COLLINS: Well, we've talked to campaign sources and they have said that they do think it could be a problem with the president because there is such a crowded field of Democrats which they think it could be helpful, because they think that the Democrats could badly bruise each other before they come to the end of that primary.

But for the president who likes to be on the headlines, he likes to be on TV, and see that constantly himself in the news, that is something they're worried about, that when the president sees these Democrats getting a lot of air time, the president is going to want to involve himself more in a race than typically you would see a president do so.

LEMON: Kaitlan Collins at the White House, Kaitlan, thank you so much. Can Joe Biden rebuild a blue wall that Donald Trump broke down in

2016? Well, I'm going to ask a Midwestern former governor who knows Biden well, and that is John Kasich, he's next.


LEMON: When he announce his 2020 campaign today, Joe Biden did not go after his Democratic rivals, instead taking direct aim at Donald Trump's presidency, saying if Trump wins a second term he'll forever change the character of America.

Let's discuss. John Kasich, the former Republican Governor of Ohio is here and it's always a pleasure to have you. OK, let's talk here. Good evening, by the way.

FMR. GOV. JOHN KASICH (R-OH): Good evening.

LEMON: You know Biden well.


LEMON: CNN is reporting that President Trump is worried about Biden, should he be, John?

KASICH: Sure, of course he should be. You know, it was interesting, Don as you mentioned that he didn't attack any of his Democrat opponents here. What I found interesting, you know, as I watched that little video this morning, I think he's just going to try to ignore them.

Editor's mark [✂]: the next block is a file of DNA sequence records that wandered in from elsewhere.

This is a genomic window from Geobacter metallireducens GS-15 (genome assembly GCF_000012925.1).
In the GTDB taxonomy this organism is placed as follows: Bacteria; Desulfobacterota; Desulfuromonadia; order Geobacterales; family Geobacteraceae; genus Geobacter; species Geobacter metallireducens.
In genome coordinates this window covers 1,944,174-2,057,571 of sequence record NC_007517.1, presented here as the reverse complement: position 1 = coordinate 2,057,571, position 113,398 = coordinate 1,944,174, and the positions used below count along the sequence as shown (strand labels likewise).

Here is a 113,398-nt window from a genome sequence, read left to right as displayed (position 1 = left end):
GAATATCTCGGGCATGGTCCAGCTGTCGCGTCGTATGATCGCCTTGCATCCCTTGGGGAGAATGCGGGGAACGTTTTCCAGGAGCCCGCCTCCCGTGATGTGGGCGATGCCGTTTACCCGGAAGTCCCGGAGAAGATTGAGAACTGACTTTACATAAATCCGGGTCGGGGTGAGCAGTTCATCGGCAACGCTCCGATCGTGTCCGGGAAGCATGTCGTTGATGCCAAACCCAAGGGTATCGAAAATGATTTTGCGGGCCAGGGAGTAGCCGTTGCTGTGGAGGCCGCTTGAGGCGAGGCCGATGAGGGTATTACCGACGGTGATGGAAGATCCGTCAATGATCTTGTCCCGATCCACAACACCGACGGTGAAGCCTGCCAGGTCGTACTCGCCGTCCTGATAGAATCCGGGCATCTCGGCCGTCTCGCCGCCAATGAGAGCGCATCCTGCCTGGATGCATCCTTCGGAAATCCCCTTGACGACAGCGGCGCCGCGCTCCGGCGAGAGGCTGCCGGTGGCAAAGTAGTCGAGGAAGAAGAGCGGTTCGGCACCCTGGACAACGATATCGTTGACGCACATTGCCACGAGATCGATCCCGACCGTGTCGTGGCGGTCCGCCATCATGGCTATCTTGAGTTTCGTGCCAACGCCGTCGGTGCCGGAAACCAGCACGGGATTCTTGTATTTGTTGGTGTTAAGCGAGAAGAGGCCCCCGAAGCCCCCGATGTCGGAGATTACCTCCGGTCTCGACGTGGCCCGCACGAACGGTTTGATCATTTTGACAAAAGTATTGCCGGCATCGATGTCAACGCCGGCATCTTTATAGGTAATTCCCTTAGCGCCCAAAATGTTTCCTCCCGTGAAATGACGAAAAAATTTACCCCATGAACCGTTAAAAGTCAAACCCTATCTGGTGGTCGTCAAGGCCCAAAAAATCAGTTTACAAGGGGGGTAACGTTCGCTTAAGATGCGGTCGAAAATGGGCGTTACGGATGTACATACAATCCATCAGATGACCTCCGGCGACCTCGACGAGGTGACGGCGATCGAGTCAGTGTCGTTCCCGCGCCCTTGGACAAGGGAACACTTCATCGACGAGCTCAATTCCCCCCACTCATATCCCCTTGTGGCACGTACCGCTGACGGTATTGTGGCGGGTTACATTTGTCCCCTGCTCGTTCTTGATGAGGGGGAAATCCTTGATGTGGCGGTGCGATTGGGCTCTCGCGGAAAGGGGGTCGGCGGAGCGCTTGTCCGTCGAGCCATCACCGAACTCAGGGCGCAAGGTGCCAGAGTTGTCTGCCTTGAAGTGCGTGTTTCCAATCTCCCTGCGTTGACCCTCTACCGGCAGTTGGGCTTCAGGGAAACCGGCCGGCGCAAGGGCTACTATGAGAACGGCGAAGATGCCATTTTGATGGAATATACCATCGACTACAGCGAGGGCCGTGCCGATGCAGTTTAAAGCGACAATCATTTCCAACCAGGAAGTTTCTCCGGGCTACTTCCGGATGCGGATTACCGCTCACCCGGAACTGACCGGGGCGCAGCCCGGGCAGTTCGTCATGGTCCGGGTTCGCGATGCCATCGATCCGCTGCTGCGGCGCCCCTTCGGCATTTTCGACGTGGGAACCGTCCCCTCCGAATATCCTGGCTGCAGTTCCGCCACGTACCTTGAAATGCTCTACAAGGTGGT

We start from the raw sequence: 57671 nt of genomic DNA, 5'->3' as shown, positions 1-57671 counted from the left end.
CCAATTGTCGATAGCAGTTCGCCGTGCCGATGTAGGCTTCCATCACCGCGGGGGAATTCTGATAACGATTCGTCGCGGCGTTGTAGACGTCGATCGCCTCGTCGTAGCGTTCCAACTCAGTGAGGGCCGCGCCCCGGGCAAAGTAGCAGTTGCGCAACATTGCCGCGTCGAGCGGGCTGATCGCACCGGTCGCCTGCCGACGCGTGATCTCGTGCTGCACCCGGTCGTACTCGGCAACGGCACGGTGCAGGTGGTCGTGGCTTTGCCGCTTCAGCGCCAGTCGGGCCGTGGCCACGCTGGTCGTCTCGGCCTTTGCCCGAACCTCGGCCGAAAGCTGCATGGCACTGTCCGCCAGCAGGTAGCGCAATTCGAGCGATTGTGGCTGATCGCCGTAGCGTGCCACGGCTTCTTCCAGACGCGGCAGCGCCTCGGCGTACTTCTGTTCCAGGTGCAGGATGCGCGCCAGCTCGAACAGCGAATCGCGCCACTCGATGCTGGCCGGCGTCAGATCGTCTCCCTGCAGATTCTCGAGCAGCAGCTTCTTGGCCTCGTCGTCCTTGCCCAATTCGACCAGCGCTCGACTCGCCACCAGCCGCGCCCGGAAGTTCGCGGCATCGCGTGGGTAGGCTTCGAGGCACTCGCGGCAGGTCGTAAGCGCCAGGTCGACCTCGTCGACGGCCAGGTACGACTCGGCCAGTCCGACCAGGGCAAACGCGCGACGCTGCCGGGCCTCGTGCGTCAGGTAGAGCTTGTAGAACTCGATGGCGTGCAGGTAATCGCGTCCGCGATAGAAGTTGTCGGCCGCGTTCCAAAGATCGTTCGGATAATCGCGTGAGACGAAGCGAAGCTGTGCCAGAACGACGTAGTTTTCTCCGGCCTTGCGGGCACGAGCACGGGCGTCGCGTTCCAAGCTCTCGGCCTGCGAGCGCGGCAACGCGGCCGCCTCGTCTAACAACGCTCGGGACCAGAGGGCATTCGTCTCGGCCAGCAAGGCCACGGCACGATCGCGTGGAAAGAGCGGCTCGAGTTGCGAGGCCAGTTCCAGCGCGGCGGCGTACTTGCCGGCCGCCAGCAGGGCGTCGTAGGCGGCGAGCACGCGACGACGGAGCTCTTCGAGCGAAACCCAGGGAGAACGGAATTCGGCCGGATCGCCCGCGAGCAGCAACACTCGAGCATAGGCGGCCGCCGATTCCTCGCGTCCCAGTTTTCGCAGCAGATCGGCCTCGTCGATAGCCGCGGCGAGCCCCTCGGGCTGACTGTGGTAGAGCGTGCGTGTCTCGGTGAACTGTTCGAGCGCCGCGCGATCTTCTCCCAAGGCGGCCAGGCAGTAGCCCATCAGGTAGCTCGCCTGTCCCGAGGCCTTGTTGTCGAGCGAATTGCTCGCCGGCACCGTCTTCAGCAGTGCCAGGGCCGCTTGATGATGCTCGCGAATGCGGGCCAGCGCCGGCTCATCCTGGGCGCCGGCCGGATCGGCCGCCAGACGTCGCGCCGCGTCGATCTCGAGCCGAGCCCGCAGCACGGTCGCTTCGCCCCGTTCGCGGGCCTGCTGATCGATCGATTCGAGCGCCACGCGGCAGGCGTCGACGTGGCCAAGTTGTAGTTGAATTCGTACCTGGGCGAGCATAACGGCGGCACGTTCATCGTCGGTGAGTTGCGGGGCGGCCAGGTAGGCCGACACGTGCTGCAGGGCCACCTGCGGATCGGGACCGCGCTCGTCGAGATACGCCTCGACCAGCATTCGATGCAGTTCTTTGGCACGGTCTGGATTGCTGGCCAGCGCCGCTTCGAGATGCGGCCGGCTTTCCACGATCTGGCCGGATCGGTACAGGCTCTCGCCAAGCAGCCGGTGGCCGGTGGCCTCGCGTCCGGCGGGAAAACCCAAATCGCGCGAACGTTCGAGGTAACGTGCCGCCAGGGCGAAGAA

And I think his campaign now is going to direct himself at Donald Trump. I don't think he's going to be -- I mean, he's going to get pulled in to some degree but I think at all times he's going to be aiming at Trump.

It's me and Trump. Here's what Trump is, here's what who am, and I think that's what he's going to try to do. As to whether he can avoid these pitfalls, we're going to have to wait and see.

But, you know, Joe's got a lot of experience. People say, well, you know, he had some other campaigns that didn't go very well. Hey, you have to learn and he's learned a lot. So, we'll see what happens.

He's going to have gaffes, you know. I said the other day, Don, look, he likes to talk a lot. I told somebody, I got on a plane with him in Washington, we landed in New York, when we got on the plane in Washington, I said how you doing and when we landed in New York he finished, you know. So, he talks.

But as John McCain used to say Joe talks a lot, but we love him.


LEMON: You said how are you doing and when you land you said -- you said it's nice to see you.

KASICH: Yes, exactly.

LEMON: I've got to ask you, though, you know we can talk about pitfalls, it's early on, maybe it's -- maybe it's good, who knows, that he gets these things out of the way early and then, you know, he's on to something else. I don't know. You're the political person. You're also a Midwestern governor. You know the people.

KASICH: I also ran for president.

LEMON: Yes, you sure did. So can Biden rebuild that blue wall that Trump broke through, win back those states like Pennsylvania, Wisconsin, Michigan maybe even your home state of Ohio?

KASICH: Don, doesn't -- doesn't he feel -- doesn't Joe Biden feel like a person that can talk to the lunch bucket crowd, to the blue- collar crowd? I mean, that's why I relate to Joe. You know, I'm from Pittsburgh originally, he's over there in Delaware. You know, he's a guy he does a lot of hugging and how you doing, man, kind of thing and he looks you in the eye.